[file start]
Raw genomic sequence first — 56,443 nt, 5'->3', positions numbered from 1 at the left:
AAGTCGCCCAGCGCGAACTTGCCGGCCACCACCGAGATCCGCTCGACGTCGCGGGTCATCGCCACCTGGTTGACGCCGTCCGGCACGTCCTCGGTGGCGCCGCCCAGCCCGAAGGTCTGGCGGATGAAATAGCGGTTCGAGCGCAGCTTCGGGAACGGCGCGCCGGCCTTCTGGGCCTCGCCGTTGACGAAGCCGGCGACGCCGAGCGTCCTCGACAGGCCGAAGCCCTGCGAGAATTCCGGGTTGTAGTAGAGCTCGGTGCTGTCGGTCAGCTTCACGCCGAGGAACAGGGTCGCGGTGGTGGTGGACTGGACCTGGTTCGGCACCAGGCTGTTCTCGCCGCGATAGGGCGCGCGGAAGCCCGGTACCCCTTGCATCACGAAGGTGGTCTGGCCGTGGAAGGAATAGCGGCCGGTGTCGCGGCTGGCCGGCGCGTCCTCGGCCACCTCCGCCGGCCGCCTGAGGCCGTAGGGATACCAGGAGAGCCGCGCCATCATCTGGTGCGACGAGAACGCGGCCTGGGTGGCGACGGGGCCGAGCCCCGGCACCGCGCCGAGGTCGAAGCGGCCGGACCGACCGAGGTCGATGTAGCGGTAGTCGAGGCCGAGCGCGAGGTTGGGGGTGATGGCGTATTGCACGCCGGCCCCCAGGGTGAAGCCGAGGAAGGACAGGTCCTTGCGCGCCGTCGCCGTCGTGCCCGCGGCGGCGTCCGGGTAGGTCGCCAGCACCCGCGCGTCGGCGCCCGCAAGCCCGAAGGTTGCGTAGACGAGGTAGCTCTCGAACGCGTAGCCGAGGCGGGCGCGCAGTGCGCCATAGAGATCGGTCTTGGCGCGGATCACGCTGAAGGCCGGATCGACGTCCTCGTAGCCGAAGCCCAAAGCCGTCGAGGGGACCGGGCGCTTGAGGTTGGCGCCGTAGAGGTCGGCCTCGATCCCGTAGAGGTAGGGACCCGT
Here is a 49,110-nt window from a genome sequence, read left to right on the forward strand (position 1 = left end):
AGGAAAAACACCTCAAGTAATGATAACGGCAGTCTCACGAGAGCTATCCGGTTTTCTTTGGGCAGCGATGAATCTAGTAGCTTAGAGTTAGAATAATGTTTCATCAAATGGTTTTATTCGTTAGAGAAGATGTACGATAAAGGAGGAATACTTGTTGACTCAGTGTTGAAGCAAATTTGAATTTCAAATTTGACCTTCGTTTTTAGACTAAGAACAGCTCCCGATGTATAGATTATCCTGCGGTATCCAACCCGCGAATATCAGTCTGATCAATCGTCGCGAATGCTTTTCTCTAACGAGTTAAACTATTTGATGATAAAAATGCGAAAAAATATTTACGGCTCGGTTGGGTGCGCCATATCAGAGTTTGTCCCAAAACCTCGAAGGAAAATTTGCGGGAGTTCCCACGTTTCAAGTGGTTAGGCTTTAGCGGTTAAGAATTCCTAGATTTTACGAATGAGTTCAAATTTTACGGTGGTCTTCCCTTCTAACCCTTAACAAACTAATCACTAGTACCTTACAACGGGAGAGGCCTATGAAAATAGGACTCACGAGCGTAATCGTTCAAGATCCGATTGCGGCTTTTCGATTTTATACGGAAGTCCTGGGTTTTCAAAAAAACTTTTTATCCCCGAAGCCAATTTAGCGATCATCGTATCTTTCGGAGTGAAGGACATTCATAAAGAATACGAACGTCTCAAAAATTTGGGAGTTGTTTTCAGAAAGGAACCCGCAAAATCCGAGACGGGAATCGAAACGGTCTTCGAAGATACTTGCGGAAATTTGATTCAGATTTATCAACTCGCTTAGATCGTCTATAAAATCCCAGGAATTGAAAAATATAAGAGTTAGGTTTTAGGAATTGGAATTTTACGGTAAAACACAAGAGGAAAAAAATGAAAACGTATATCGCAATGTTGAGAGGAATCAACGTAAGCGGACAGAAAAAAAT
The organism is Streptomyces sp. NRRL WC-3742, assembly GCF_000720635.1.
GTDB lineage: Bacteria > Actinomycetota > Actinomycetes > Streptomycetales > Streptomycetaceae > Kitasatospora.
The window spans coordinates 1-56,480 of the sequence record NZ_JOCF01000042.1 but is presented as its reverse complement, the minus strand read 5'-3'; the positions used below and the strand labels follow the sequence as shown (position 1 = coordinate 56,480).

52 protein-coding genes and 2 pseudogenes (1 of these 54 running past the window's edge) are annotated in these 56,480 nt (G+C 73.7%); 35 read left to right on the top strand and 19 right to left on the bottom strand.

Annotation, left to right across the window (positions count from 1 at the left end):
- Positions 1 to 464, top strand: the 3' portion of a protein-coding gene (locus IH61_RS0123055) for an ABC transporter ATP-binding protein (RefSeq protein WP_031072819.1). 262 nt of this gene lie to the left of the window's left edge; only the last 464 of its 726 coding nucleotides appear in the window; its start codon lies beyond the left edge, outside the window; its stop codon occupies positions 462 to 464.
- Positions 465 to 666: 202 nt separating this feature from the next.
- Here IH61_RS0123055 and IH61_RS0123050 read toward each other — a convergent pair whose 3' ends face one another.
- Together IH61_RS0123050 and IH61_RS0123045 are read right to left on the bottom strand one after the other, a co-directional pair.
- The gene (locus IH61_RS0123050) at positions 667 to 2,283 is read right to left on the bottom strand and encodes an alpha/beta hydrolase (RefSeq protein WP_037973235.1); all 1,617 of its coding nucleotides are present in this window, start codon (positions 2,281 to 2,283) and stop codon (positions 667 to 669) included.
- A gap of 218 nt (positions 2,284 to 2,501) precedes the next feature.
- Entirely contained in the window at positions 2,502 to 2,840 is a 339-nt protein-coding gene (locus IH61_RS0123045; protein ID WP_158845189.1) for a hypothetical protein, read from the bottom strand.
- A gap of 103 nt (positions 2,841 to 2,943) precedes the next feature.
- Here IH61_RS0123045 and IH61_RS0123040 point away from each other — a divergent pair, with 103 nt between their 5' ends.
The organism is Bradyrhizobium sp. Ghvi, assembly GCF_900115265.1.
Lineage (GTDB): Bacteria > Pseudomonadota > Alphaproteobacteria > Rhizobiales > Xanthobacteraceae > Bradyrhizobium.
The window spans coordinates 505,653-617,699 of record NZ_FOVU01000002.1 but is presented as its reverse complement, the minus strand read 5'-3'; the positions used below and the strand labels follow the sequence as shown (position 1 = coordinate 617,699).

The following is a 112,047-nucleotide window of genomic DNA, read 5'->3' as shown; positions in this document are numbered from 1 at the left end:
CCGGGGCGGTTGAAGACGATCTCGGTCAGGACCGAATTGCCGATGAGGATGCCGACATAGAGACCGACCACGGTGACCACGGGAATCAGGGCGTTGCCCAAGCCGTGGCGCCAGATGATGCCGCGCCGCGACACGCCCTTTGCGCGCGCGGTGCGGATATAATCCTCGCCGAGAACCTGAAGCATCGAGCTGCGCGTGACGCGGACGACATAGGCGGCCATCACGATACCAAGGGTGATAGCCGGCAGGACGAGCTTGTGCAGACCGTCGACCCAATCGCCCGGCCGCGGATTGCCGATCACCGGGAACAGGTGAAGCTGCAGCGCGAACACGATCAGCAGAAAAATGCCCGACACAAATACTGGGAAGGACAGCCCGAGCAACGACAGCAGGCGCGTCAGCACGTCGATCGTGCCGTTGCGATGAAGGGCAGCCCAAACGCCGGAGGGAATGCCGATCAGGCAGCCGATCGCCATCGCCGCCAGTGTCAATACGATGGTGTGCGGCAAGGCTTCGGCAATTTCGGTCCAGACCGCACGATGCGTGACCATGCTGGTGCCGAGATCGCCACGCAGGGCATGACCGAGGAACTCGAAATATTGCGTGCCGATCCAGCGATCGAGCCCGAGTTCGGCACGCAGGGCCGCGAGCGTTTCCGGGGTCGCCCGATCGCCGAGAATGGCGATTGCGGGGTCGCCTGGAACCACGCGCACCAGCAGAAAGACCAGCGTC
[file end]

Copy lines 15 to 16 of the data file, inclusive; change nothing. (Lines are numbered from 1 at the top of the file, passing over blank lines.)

- A gap of 218 nt (positions 2,284 to 2,501) precedes the next feature.
- Entirely contained in the window at positions 2,502 to 2,840 is a 339-nt protein-coding gene (locus IH61_RS0123045; protein ID WP_158845189.1) for a hypothetical protein, read from the bottom strand.